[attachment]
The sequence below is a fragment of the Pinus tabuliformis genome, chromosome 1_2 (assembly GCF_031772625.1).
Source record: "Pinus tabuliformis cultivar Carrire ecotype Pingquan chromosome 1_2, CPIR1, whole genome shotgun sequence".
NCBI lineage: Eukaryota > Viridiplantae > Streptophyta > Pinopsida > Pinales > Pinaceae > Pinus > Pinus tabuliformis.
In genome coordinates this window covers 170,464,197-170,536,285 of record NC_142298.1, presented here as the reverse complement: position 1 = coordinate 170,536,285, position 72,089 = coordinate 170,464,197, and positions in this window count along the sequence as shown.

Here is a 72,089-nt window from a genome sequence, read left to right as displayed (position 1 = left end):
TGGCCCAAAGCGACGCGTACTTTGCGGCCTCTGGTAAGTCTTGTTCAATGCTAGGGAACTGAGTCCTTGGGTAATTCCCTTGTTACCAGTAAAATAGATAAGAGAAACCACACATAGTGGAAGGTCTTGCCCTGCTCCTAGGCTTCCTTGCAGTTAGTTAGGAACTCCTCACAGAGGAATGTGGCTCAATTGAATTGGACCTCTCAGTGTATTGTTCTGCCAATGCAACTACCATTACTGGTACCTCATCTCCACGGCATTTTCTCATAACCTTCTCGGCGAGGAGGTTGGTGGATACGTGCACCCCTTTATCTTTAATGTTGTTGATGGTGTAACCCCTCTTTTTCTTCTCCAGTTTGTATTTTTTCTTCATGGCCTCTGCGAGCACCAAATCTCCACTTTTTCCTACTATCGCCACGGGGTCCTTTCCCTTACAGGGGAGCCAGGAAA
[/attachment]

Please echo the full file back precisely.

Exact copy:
The sequence below is a fragment of the Pinus tabuliformis genome, chromosome 1_2 (assembly GCF_031772625.1).
Source record: "Pinus tabuliformis cultivar Carrire ecotype Pingquan chromosome 1_2, CPIR1, whole genome shotgun sequence".
NCBI lineage: Eukaryota > Viridiplantae > Streptophyta > Pinopsida > Pinales > Pinaceae > Pinus > Pinus tabuliformis.
In genome coordinates this window covers 170,464,197-170,536,285 of record NC_142298.1, presented here as the reverse complement: position 1 = coordinate 170,536,285, position 72,089 = coordinate 170,464,197, and positions in this window count along the sequence as shown.

Here is a 72,089-nt window from a genome sequence, read left to right as displayed (position 1 = left end):
TGGCCCAAAGCGACGCGTACTTTGCGGCCTCTGGTAAGTCTTGTTCAATGCTAGGGAACTGAGTCCTTGGGTAATTCCCTTGTTACCAGTAAAATAGATAAGAGAAACCACACATAGTGGAAGGTCTTGCCCTGCTCCTAGGCTTCCTTGCAGTTAGTTAGGAACTCCTCACAGAGGAATGTGGCTCAATTGAATTGGACCTCTCAGTGTATTGTTCTGCCAATGCAACTACCATTACTGGTACCTCATCTCCACGGCATTTTCTCATAACCTTCTCGGCGAGGAGGTTGGTGGATACGTGCACCCCTTTATCTTTAATGTTGTTGATGGTGTAACCCCTCTTTTTCTTCTCCAGTTTGTATTTTTTCTTCATGGCCTCTGCGAGCACCAAATCTCCACTTTTTCCTACTATCGCCACGGGGTCCTTTCCCTTACAGGGGAGCCAGGAAA